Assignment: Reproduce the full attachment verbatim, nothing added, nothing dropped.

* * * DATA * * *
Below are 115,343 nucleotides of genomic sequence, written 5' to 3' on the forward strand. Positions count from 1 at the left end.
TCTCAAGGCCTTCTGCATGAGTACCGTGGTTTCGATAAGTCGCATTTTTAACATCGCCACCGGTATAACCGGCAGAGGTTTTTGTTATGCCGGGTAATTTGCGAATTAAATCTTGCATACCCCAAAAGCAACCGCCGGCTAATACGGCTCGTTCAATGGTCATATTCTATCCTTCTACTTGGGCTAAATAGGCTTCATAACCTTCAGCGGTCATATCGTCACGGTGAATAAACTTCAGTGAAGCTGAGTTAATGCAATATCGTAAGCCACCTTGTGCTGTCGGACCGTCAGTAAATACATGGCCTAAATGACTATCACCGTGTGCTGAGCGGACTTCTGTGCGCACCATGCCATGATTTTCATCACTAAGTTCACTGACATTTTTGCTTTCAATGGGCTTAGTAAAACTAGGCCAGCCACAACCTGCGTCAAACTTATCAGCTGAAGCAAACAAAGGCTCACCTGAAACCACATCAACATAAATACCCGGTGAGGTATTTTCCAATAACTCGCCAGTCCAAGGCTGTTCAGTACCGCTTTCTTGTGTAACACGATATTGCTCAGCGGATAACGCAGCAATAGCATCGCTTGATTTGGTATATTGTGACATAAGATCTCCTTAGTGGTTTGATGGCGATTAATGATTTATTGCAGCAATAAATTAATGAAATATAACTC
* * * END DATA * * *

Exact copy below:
Below are 115,343 nucleotides of genomic sequence, written 5' to 3' on the forward strand. Positions count from 1 at the left end.
TCTCAAGGCCTTCTGCATGAGTACCGTGGTTTCGATAAGTCGCATTTTTAACATCGCCACCGGTATAACCGGCAGAGGTTTTTGTTATGCCGGGTAATTTGCGAATTAAATCTTGCATACCCCAAAAGCAACCGCCGGCTAATACGGCTCGTTCAATGGTCATATTCTATCCTTCTACTTGGGCTAAATAGGCTTCATAACCTTCAGCGGTCATATCGTCACGGTGAATAAACTTCAGTGAAGCTGAGTTAATGCAATATCGTAAGCCACCTTGTGCTGTCGGACCGTCAGTAAATACATGGCCTAAATGACTATCACCGTGTGCTGAGCGGACTTCTGTGCGCACCATGCCATGATTTTCATCACTAAGTTCACTGACATTTTTGCTTTCAATGGGCTTAGTAAAACTAGGCCAGCCACAACCTGCGTCAAACTTATCAGCTGAAGCAAACAAAGGCTCACCTGAAACCACATCAACATAAATACCCGGTGAGGTATTTTCCAATAACTCGCCAGTCCAAGGCTGTTCAGTACCGCTTTCTTGTGTAACACGATATTGCTCAGCGGATAACGCAGCAATAGCATCGCTTGATTTGGTATATTGTGACATAAGATCTCCTTAGTGGTTTGATGGCGATTAATGATTTATTGCAGCAATAAATTAATGAAATATAACTC